Florida Judge Allows Class Action Lawsuit to Proceed Over Allegedly Flawed Medicaid Terminations

Florida medicaid terminations lawsuit

Florida Faces Scrutiny Over Post-Pandemic Medicaid Terminations

A federal judge has delivered a blow to Florida's Medicaid termination process, allowing a class action lawsuit to proceed on behalf of beneficiaries who claim the state improperly dropped them from the program after the COVID-19 public health emergency ended.

Lawsuit challenges notice and due process

The lawsuit, filed in August 2023, alleges that Florida failed to provide adequate notice to Medicaid recipients before terminating their coverage. Attorneys for the beneficiaries argue these flawed notices violated their clients' due process rights and federal Medicaid law. The lawsuit seeks to halt the use of the current termination notices and reinstate coverage for those who received inadequate information.

Judge rejects state's arguments

Florida attempted to dismiss the case as a class action, arguing that individual circumstances among beneficiaries made a single lawsuit impractical. However, the judge disagreed. The court acknowledged the potential for inadequate notice across a significant number of cases, justifying the class action format.

“In this case, it is undisputed that plaintiffs have a constitutionally protected property interest in their Medicaid benefits, and that they were deprived of that interest when the state terminated those benefits,” wrote Howard. “Thus, the issue in resolving this claim will be whether the state provided constitutionally-inadequate process.”

Focus on notice adequacy for income ineligibility

The judge narrowed the scope of the class action to focus on beneficiaries who received notices citing income ineligibility. The upcoming trial will determine whether these notices provided sufficient details about income calculations and specific reasons for termination. 

Notices lacking this information could be deemed inadequate, potentially forcing Florida to revise them and reinstate coverage for those wrongly terminated.

“The record reflects that all termination notices based on income contain uniform omissions such as the lack of individualized income information and income standards,” Howard wrote. “As such, the court will certify a single class to resolve the issue of whether termination notices which lack this information are adequate to satisfy the requirements of due process and the Medicaid Act when the enrollee is found ineligible based on income.”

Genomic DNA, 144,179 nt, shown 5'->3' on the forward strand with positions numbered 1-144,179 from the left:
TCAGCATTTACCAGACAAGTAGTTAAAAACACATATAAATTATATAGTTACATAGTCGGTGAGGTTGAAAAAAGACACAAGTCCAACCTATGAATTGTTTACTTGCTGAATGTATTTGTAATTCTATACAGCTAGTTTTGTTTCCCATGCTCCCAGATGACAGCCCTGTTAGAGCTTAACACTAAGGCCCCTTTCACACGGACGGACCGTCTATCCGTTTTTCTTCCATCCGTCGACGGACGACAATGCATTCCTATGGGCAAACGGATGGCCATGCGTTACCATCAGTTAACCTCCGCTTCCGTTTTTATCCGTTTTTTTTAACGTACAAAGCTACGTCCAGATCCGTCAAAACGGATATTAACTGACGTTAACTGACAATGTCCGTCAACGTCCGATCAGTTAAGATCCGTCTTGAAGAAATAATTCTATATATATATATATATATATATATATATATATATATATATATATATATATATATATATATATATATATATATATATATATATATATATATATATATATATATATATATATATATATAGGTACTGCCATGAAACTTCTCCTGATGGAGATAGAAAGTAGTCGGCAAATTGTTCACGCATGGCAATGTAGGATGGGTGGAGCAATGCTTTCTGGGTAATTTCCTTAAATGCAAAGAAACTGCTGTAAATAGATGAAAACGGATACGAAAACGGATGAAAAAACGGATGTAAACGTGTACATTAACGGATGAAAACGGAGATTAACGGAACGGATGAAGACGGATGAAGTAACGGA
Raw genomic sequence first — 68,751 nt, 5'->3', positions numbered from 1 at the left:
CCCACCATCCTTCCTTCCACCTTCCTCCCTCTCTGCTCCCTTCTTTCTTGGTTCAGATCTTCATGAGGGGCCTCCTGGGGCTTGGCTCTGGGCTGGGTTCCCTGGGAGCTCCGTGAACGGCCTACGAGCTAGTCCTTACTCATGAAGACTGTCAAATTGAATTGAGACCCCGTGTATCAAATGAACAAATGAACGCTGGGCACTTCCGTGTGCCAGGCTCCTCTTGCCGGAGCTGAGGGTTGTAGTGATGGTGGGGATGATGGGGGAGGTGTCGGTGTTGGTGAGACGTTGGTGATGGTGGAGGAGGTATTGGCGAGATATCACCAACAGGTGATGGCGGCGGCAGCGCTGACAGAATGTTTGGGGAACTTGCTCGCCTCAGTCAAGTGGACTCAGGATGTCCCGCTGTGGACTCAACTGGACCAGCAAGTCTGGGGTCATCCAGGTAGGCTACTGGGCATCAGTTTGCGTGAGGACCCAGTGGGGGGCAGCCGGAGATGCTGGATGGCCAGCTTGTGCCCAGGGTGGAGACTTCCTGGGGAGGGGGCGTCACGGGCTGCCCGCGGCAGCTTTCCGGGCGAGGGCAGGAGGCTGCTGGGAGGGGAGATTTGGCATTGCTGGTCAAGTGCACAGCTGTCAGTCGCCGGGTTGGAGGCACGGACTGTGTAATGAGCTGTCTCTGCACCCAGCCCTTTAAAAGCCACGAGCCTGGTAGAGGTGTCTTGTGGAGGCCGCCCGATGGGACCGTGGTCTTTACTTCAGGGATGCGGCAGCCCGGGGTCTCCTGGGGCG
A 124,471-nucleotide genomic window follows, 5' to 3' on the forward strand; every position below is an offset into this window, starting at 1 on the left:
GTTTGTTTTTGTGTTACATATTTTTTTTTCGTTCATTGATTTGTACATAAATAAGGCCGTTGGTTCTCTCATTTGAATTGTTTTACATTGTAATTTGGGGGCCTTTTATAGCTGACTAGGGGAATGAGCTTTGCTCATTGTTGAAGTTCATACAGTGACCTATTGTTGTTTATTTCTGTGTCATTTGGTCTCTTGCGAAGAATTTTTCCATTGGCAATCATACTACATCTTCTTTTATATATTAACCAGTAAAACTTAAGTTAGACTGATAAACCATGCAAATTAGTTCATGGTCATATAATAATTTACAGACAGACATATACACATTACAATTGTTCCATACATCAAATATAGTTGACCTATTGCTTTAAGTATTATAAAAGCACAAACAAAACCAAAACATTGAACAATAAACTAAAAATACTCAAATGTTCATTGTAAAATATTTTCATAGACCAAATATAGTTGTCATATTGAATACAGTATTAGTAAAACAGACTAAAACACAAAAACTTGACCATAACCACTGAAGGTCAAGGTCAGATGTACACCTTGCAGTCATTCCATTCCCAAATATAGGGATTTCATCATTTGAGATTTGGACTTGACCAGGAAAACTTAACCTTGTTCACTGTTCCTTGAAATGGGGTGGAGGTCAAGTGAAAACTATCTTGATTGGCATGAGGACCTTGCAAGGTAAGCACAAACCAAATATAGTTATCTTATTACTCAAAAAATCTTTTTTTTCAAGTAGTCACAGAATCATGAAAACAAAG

Background on Medicaid changes

  • The federal COVID-19 public health emergency (declared January 2020) barred states from removing people from Medicaid.

  • Florida's Medicaid enrollment surged during this period, growing from 3.8 million to nearly 5.8 million beneficiaries.

  • With the emergency's conclusion, Florida began reevaluating eligibility, leading to a drop in enrollment to 4.675 million by March 2024.

This court order paves the way for a trial on the adequacy of Florida's Medicaid termination notices. If the court finds the notices lacking, the state may be required to revise them and potentially reinstate coverage for those improperly terminated. The outcome could impact a significant number of former beneficiaries and holds implications for other states that undertook similar reevaluations after the pandemic.

The plaintiffs are represented by the Florida Health Justice Project and the National Health Law Program.

The Florida Medicaid termination class action lawsuit is Chianne et al v. Jason Weida, in his official capacity as Secretary for the Florida Agency for Health Care Administration et al, Case No. 3:23-cv-985, in the U.S District Court for the Middle District of Florida, Jacksonville Division.



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